• Appointments were flexible to meet the needs of all population groups. The practice was accessible and GPs provided a flexible service to patients in their homes as needed.
  • The practice had good facilities and was well equipped to treat patients and meet their needs.
  • There was a clear leadership structure and staff were supported by management.
  • The practice sought feedback from staff and patients. They demonstrated learning from listening to staff, patients and other stakeholders.

We saw one area of outstanding practice:

  • One of the GPs carried out twice weekly scheduled visits to patients in the five local care homes. This helped to effectively monitor and treat patients thereby identifying and treating changes in patients’ health. The managers of care homes we spoke with told us that these visits benefited both patients and their relatives. One care home manager told us that these visits had reduced the need for unscheduled home visits, increased confidence in the practice and allowed patients relatives to meet with and discuss any concerns or changes in treatment with the GP. The practice was monitoring the effectiveness and benefits of these visits. Initial findings suggested that the planned twice weekly visits had resulted in a reduction in requests for unscheduled home visits and the numbers of unplanned hospital admissions indicating that patients’ needs were being met effectively.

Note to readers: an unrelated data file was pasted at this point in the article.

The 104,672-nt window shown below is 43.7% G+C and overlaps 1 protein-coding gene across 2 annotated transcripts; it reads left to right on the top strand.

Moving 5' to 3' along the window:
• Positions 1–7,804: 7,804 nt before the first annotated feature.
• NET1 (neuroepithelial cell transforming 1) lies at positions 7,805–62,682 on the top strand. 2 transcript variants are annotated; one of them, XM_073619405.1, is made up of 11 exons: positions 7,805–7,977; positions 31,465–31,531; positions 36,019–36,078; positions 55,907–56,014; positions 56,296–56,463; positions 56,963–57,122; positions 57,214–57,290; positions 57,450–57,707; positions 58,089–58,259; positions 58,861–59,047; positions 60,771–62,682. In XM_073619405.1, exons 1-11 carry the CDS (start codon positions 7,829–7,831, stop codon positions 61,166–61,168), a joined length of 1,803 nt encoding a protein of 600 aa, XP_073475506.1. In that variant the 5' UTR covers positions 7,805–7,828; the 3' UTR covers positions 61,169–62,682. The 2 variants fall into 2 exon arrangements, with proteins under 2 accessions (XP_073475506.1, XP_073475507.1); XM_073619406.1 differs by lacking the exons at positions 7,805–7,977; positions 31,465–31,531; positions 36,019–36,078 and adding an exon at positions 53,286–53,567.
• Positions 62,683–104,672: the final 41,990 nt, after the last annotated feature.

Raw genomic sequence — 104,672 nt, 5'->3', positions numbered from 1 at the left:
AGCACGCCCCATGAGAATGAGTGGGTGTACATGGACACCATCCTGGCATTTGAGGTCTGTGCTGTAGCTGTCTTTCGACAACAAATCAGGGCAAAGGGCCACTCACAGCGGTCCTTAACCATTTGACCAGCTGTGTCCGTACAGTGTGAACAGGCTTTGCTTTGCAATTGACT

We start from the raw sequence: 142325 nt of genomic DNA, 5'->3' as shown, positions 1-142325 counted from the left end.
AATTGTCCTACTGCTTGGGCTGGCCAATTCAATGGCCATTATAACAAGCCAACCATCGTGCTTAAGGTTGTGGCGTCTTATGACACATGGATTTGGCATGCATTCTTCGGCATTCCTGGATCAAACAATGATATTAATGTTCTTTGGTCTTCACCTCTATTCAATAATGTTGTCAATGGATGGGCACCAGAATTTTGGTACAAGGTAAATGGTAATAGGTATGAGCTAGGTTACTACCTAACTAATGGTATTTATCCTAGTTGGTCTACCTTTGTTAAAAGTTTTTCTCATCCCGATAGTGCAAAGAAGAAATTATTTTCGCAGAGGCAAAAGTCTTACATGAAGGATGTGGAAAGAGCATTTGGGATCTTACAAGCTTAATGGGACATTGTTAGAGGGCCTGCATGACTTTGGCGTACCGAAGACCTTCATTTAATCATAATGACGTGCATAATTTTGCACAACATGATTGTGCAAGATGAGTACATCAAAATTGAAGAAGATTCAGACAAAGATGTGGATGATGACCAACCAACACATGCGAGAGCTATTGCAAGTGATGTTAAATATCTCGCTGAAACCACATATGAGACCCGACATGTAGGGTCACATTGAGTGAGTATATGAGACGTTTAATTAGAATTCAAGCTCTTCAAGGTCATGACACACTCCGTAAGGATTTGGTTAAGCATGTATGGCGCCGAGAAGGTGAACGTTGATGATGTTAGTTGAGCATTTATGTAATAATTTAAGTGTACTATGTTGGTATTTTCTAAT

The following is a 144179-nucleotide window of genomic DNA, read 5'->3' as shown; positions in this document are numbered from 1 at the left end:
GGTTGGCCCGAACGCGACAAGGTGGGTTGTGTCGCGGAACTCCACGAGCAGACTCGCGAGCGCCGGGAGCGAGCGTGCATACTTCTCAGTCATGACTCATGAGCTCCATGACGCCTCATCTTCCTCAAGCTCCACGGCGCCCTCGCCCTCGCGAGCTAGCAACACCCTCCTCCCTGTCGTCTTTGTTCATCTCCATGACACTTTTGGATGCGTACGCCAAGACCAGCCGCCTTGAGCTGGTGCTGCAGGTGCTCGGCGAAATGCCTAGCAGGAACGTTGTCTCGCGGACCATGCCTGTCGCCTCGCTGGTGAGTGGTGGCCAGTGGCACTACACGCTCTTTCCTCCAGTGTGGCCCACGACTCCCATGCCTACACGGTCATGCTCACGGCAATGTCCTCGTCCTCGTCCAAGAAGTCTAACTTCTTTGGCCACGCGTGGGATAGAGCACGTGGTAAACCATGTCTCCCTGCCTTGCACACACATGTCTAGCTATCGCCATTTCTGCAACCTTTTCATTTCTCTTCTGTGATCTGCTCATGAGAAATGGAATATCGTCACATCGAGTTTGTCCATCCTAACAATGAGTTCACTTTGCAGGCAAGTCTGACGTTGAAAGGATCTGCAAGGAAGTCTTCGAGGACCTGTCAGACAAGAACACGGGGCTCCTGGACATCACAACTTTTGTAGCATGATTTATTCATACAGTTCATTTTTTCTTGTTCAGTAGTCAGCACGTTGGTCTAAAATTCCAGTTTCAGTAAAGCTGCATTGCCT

However there were areas of practice where the provider needs to make improvements.

Importantly the provider should:

  • Review the systems for recording significant and other safety events so that they describe in detail the analysis of the event, the person(s) responsible for completing actions; and a record of when these actions have been completed.
  • Ensure that all new staff undertake a period of induction when the start work at the practice.
  • Ensure that complaints are responded to in line with the practice policies and procedures.

Professor Steve Field (CBE FRCP FFPH FRCGP) 

Chief Inspector of General Practice

Inspection areas

Safe

Good

Updated 5 November 2015

The practice is rated as good for providing safe services. Safety alerts and serious incidents were acted on and learned from to improve patient safety. Significant events and safety incidents were investigated. Although records were kept these were brief and would benefit from further detail of the analysis of the incident, what went wrong and who was responsible for any actions required.